Amid the Covid-19 pandemic, the United Nations Children's Fund (UNICEF) asked the Panamanian authorities to guarantee the rights of children, one of the most vulnerable sectors.
Unicef carries out the agenda called "Global Action", in which it suggests measures to support this population. In Panama, at least 1,391 infections have been registered in children under 18 years of age.
According to official data, 31% of the Panamanian population are children and adolescents.
A call to guarantee the rights of children
The crisis caused by the pandemic also leaves children and adolescents in the country and around the world vulnerable. According to data from the United Nations Children's Fund (Unicef), 99% of children and young people under the age of 18 worldwide (2.340 million) live in one of the 186 countries in which they They have imposed different restrictions on mobility by Covid
-19. While 60% of all children live in one of the 82 countries that are in total or partial isolation.
Yesterday the topic was discussed at the conference "How to prevent the Covid
-19 crisis from becoming a crisis of the rights of children and adolescents?", In which Kyungsun Kim, representative of UNICEF; Markova Concepción, Minister of Social Development; Verónica Zavala, manager of the Inter-American Development Bank for Panama and Central America, and Malena Sáenz, of Allies for Children and Adolescents.
The four panelists agreed that urgent measures to guarantee the rights of this population include access to education, food and water.
In Panama, according to the Analysis of the Situation of Children and Adolescents (2019) and the Mides Multidimensional Poverty Index (2018) of Mides, 31% of the population represents children and adolescents. These studies also reveal that before the pandemic, a third lived in multidimensional poverty and suffered significant deprivations such as lack of water, sanitation, and adequate food, among others.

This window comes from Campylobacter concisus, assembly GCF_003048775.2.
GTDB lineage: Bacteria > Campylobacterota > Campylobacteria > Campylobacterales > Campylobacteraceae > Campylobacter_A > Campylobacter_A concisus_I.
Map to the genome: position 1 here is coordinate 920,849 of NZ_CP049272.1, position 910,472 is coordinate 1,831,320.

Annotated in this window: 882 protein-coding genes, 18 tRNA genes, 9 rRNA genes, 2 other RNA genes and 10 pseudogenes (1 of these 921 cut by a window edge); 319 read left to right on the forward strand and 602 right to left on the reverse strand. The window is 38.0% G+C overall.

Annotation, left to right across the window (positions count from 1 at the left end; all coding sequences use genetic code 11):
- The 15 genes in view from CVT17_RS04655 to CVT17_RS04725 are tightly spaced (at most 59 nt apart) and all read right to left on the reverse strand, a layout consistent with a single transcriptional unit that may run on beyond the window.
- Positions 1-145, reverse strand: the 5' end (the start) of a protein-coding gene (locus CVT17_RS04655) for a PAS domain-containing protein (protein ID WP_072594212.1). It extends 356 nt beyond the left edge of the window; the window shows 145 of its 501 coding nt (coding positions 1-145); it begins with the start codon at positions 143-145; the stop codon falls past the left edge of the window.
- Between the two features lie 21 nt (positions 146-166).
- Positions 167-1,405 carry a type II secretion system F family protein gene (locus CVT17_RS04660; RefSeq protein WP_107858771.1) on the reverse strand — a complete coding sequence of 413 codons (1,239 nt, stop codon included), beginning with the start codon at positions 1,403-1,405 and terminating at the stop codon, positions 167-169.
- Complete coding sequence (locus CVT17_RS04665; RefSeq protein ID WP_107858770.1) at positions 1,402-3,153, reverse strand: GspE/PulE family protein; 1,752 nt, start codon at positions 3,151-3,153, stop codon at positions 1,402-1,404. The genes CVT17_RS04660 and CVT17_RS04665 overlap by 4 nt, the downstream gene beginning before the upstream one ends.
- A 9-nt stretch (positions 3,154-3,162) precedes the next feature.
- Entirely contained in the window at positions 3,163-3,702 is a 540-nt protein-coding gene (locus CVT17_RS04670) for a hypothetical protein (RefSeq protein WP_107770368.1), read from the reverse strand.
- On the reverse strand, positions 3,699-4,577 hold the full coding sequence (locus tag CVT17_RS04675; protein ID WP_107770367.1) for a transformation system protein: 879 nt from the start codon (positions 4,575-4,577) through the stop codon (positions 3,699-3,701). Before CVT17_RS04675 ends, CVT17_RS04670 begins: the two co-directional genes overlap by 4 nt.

The Unicef representative stated that there are six important aspects that the organization promotes, and that countries must take into account in order not to violate children's rights: protect their health; provide water and sanitation and hygiene; guarantee them education; helping their families to meet their needs; protect them from violence, exploitation and abuse, and protect migrants, refugees and displaced or affected by conflict.
In fact, according to the UNICEF representative, of the more than 2,500 extra-continental migrants who are in Panama, nearly 30% are minors. “If you consider that more than 50% of them are under 6 years old, the risks they face physically and emotionally are deepened, as well as their exposure to violence. Guaranteeing their well-being is a moral imperative and an international commitment ”, she stated.
She further explained that all children's rights are interconnected. “It is useless for them to be healthy and educated, if they are not protected. There are actions that can be combined such as education and access to water and sanitation in all public schools. If there is provision of that basic service, we are going to close the socio-economic gap there," she argued.
She made it clear that children cannot be allowed to bear the cost of the pandemic. "The new normal is not defined, we define it," she said.
The official sector
But, what is the Government doing so that the rights of children and adolescents in Panama are not violated? Markova Concepción, head of the Mides, entity in charge of public policies for this sector of the population, pointed out that "all" efforts are made to maintain the programs and projects aimed at this population. She explained that as soon as the state of emergency was decreed on March 13, the payment of all her social programs was maintained, as well as aid to shelters and places of care, both for older adults and minors. She said that the need to provide them with food, such as milk, to help their growth was raised. She also indicated that a bill on early childhood rests in the National Assembly, which, if approved, "would be unprecedented" for the country.
Malena Sáenz, from Allies for Children, advocated for immediate comprehensive health and access to food.
While Verónica Zavala, from the IDB, called for stronger support for emotional health, since part of childhood and adolescence could be experiencing stress. She recalled that economic analyzes indicate that Covid
-19 will increase poverty in the country, and that would make children more vulnerable.